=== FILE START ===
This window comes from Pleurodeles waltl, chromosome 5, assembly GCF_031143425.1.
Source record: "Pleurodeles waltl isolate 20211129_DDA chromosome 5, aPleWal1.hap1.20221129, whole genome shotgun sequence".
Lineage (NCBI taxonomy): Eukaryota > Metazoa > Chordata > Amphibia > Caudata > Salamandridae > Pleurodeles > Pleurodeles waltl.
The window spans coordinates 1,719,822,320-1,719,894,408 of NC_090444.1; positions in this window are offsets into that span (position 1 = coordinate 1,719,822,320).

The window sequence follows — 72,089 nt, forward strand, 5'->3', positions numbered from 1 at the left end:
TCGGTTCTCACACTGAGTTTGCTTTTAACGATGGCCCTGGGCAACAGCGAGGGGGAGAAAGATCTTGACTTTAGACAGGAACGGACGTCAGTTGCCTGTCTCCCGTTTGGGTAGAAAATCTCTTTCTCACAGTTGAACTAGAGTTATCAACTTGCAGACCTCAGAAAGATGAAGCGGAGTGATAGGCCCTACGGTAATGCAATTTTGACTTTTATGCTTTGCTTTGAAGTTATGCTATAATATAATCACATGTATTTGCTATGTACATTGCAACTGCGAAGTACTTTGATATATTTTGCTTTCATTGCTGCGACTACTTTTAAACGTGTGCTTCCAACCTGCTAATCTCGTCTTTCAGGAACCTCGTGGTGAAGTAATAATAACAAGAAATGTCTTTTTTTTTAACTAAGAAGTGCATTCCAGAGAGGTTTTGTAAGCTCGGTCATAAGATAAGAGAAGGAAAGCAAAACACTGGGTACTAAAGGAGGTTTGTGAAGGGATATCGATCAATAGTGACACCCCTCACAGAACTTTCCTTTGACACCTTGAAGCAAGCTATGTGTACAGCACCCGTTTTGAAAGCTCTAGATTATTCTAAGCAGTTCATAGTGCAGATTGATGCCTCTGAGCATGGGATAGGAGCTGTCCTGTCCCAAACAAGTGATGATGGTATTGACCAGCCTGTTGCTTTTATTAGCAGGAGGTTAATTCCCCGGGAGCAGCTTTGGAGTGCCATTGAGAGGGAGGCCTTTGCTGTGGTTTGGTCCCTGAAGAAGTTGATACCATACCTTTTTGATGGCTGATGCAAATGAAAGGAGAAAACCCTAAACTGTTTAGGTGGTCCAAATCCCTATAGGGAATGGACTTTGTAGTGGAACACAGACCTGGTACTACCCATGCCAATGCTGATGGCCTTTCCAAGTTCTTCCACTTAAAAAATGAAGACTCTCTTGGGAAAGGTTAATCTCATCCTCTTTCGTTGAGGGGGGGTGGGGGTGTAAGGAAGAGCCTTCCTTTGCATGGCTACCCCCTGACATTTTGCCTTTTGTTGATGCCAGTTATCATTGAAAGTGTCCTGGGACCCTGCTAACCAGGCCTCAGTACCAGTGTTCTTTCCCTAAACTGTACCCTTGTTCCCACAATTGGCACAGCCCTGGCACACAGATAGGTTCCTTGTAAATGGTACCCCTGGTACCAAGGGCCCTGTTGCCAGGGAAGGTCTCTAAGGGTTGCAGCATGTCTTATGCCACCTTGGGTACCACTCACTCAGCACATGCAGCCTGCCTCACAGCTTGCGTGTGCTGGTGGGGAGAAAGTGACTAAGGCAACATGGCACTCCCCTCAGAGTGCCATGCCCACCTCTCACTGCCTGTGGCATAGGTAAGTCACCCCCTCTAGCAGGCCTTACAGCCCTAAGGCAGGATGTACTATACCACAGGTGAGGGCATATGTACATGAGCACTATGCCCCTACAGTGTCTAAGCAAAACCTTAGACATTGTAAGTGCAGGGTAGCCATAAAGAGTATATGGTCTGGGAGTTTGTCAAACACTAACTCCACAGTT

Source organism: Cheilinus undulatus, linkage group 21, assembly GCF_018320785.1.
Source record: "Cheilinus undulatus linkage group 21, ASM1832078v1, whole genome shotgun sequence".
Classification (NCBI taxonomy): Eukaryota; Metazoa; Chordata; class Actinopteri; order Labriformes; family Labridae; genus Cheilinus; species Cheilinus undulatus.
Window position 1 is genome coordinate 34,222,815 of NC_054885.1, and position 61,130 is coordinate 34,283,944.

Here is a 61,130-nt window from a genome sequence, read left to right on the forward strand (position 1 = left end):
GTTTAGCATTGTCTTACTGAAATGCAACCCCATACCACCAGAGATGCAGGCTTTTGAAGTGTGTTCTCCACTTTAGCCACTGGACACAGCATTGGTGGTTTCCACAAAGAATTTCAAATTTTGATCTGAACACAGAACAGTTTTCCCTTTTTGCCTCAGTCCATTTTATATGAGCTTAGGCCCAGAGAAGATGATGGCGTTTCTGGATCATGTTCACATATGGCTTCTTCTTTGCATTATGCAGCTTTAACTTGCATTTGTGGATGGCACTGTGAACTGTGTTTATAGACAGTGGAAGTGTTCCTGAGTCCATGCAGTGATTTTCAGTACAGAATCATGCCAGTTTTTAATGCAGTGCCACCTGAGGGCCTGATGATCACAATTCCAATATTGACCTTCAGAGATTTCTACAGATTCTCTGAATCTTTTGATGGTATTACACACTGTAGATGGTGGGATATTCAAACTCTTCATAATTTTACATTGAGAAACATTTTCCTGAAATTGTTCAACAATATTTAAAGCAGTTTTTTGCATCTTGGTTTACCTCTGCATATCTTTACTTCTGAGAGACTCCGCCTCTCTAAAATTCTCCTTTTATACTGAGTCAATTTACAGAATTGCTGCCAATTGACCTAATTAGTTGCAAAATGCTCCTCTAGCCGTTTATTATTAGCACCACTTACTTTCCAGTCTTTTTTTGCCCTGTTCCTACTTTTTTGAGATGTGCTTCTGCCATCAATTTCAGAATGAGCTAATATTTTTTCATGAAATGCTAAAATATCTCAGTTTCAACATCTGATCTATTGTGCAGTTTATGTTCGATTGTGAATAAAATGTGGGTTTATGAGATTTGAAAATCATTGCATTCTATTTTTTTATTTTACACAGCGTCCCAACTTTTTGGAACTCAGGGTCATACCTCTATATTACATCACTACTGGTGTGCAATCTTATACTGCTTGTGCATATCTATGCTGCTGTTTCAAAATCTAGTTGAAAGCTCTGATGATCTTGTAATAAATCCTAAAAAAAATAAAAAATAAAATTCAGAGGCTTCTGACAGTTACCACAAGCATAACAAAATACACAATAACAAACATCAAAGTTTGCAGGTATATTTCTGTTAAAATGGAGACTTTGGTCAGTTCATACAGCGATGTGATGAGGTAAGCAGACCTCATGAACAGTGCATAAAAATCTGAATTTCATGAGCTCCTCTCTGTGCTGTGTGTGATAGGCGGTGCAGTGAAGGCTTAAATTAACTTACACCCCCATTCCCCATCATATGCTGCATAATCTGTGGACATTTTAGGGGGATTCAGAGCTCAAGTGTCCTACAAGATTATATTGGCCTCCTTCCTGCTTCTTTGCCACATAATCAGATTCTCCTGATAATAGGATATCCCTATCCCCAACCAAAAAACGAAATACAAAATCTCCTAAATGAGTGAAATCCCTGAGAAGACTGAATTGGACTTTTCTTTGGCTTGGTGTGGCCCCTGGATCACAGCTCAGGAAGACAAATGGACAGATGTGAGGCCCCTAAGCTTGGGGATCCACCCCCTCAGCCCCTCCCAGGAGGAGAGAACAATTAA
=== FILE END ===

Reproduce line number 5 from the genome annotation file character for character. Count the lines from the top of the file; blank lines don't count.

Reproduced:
The window sequence follows — 72,089 nt, forward strand, 5'->3', positions numbered from 1 at the left end: